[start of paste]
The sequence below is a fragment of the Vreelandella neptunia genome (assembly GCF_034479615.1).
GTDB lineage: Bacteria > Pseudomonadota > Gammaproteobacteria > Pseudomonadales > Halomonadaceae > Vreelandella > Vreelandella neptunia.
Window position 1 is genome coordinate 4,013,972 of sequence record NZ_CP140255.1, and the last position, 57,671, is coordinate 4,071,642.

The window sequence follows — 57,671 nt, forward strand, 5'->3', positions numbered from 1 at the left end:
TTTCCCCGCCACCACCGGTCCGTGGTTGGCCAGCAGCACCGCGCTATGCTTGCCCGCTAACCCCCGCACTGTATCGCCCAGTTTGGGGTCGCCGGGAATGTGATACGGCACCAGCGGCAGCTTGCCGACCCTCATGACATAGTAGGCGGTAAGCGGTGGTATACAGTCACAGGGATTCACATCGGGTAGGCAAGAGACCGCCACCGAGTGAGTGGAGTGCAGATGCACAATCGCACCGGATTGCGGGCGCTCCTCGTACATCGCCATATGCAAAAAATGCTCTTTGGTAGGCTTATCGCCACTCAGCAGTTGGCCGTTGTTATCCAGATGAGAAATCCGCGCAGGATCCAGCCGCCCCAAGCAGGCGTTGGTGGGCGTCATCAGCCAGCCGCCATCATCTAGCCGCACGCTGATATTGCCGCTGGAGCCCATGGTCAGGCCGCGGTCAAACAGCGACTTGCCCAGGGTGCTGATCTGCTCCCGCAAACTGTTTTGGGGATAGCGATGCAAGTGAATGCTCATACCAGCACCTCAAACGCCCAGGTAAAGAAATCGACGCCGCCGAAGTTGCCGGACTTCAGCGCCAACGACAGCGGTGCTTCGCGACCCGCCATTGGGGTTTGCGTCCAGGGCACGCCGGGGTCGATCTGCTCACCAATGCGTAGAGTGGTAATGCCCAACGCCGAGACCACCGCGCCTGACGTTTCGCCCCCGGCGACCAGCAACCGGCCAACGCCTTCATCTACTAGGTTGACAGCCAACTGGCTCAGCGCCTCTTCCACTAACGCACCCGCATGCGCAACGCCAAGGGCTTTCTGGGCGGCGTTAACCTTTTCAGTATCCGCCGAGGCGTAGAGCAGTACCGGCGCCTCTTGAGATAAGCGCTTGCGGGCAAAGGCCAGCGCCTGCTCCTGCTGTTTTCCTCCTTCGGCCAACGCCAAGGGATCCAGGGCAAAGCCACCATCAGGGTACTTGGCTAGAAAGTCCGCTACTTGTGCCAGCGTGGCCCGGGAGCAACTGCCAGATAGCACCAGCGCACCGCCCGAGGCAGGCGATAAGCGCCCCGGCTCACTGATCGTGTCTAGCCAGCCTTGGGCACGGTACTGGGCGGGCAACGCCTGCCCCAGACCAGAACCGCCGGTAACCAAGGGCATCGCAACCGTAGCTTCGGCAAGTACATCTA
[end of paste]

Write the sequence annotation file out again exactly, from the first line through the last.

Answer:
The sequence below is a fragment of the Vreelandella neptunia genome (assembly GCF_034479615.1).
GTDB lineage: Bacteria > Pseudomonadota > Gammaproteobacteria > Pseudomonadales > Halomonadaceae > Vreelandella > Vreelandella neptunia.
Window position 1 is genome coordinate 4,013,972 of sequence record NZ_CP140255.1, and the last position, 57,671, is coordinate 4,071,642.

The window sequence follows — 57,671 nt, forward strand, 5'->3', positions numbered from 1 at the left end:
TTTCCCCGCCACCACCGGTCCGTGGTTGGCCAGCAGCACCGCGCTATGCTTGCCCGCTAACCCCCGCACTGTATCGCCCAGTTTGGGGTCGCCGGGAATGTGATACGGCACCAGCGGCAGCTTGCCGACCCTCATGACATAGTAGGCGGTAAGCGGTGGTATACAGTCACAGGGATTCACATCGGGTAGGCAAGAGACCGCCACCGAGTGAGTGGAGTGCAGATGCACAATCGCACCGGATTGCGGGCGCTCCTCGTACATCGCCATATGCAAAAAATGCTCTTTGGTAGGCTTATCGCCACTCAGCAGTTGGCCGTTGTTATCCAGATGAGAAATCCGCGCAGGATCCAGCCGCCCCAAGCAGGCGTTGGTGGGCGTCATCAGCCAGCCGCCATCATCTAGCCGCACGCTGATATTGCCGCTGGAGCCCATGGTCAGGCCGCGGTCAAACAGCGACTTGCCCAGGGTGCTGATCTGCTCCCGCAAACTGTTTTGGGGATAGCGATGCAAGTGAATGCTCATACCAGCACCTCAAACGCCCAGGTAAAGAAATCGACGCCGCCGAAGTTGCCGGACTTCAGCGCCAACGACAGCGGTGCTTCGCGACCCGCCATTGGGGTTTGCGTCCAGGGCACGCCGGGGTCGATCTGCTCACCAATGCGTAGAGTGGTAATGCCCAACGCCGAGACCACCGCGCCTGACGTTTCGCCCCCGGCGACCAGCAACCGGCCAACGCCTTCATCTACTAGGTTGACAGCCAACTGGCTCAGCGCCTCTTCCACTAACGCACCCGCATGCGCAACGCCAAGGGCTTTCTGGGCGGCGTTAACCTTTTCAGTATCCGCCGAGGCGTAGAGCAGTACCGGCGCCTCTTGAGATAAGCGCTTGCGGGCAAAGGCCAGCGCCTGCTCCTGCTGTTTTCCTCCTTCGGCCAACGCCAAGGGATCCAGGGCAAAGCCACCATCAGGGTACTTGGCTAGAAAGTCCGCTACTTGTGCCAGCGTGGCCCGGGAGCAACTGCCAGATAGCACCAGCGCACCGCCCGAGGCAGGCGATAAGCGCCCCGGCTCACTGATCGTGTCTAGCCAGCCTTGGGCACGGTACTGGGCGGGCAACGCCTGCCCCAGACCAGAACCGCCGGTAACCAAGGGCATCGCAACCGTAGCTTCGGCAAGTACATCTA